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Readers’ Views

Publicly fund child care

To the Editor:

The childcare system in Minnesota needs and deserves public funding and the new MN legislature has the opportunity to make this a reality. Every family deserves access to affordable childcare and childcare teachers deserve to earn wages on par with K-12 educators. Children’s brains grow to 80 percent of their adult size in the first five years of life. We need to transform how we do childcare so that we can make sure those brains are getting everything they need to grow into contributing members of our communities. We’re counting on the new Minnesota legislature to lead the way.

I am the owner of Building Blocks Learning Center and Child Care. We have calls daily looking for care, and they are turned away without even an idea of when our next opening will be. Many of these calls are from families looking to relocate to the area. The childcare crisis in our community is not showing any signs of relief, but instead is becoming more dire of a situation which not only affects young families with young children but affects our economy and the future success of our community.

Childcares are already closing at a rapid rate. We have a staffing shortage so severe that childcare center classrooms sit empty because we cannot find qualified staff to work for the low wages we can afford to pay. We cannot afford to pay higher wages because our families cannot afford to pay more in tuition than they do already. It’s a vicious catch-22 that is unique to the childcare industry. Tuition paid by parents is the only source of income for childcares.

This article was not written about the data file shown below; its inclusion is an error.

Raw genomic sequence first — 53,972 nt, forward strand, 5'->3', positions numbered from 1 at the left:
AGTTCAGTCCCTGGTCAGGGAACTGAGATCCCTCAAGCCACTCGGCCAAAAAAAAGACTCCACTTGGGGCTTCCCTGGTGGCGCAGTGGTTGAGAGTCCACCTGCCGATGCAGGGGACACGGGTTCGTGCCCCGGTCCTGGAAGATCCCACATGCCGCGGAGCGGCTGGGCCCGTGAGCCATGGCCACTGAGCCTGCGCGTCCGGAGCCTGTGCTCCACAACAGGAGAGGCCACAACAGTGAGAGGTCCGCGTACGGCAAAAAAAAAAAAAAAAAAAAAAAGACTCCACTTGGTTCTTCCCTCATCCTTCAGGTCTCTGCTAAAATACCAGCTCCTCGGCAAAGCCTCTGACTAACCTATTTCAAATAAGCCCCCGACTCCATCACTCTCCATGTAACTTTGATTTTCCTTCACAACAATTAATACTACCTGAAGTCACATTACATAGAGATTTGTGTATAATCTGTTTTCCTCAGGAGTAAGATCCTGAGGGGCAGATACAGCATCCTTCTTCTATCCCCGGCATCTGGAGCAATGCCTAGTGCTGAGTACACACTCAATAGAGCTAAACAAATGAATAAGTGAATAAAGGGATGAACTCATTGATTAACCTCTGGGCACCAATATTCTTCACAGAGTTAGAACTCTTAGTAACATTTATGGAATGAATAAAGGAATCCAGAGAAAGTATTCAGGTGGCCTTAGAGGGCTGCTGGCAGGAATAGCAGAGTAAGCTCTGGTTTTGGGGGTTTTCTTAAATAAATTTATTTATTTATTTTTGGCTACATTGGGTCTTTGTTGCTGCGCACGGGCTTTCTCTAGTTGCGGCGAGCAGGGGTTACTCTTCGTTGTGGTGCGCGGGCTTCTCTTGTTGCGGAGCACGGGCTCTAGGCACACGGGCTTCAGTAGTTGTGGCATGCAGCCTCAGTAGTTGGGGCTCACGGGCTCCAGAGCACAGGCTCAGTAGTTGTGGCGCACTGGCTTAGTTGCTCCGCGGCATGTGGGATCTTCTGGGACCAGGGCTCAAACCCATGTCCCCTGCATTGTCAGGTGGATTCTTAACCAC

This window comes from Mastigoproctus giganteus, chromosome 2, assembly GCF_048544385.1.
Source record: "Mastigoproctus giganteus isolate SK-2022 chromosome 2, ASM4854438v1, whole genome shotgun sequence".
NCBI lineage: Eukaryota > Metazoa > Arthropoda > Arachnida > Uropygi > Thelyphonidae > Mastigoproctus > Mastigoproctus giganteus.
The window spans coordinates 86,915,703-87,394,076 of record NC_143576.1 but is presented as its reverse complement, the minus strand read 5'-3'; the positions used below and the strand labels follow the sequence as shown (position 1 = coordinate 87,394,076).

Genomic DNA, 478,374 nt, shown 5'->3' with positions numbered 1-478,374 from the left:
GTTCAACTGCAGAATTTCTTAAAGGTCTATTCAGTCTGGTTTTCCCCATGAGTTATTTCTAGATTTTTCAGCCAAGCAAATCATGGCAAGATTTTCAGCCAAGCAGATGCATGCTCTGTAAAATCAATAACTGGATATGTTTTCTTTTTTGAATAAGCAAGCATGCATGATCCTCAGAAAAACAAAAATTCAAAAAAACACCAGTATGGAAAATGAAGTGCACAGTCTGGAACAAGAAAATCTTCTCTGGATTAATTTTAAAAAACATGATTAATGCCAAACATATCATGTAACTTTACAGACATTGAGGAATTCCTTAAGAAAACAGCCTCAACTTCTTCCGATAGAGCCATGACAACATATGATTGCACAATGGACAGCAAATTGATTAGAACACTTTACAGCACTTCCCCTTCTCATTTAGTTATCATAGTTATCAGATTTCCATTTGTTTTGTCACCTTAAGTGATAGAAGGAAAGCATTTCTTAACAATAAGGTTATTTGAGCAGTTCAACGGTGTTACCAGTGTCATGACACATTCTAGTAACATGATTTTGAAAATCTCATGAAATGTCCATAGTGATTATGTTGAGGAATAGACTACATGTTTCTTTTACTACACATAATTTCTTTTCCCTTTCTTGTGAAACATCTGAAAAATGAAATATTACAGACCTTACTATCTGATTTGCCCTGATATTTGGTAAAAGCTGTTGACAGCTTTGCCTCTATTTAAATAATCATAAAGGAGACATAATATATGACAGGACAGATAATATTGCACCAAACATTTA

Parents and families rightfully wonder “Why is childcare so expensive?” The reality is that it’s expensive because it costs a lot to provide good, high-quality care. The childcare industry has subsidized families for decades. The current cost model of how we do childcare places parents and families on one side and teachers on the other. It’s like a seesaw that we’re continually trying to balance. But the only way to balance it is for one side to put in way more than they are able. In this system, to pay teachers a living wage, families would have to pay much more than they can afford for care. To balance it so families can afford care (barely), teachers have to work for much lower wages, or “subsidize” rates for parents. The simple fact is that we cannot sustain childcare the way it exists now, and both pay teachers the wages they deserve and keep care affordable for families. It is not possible.

Public funding would bridge the gap between what families can afford and the costs to run a quality program that can pay teachers what they deserve. We, the childcare industry, have been trying to balance this teeter totter on our own for way too long. Children from infancy to 5 deserve better, families deserve better, and those of us that work in childcare deserve better.

We all deserve a system in which childcare is affordable and accessible. Every one of us will benefit when we start treating childcare as the public good that it is.

Shea S. Ripley

Fairmont

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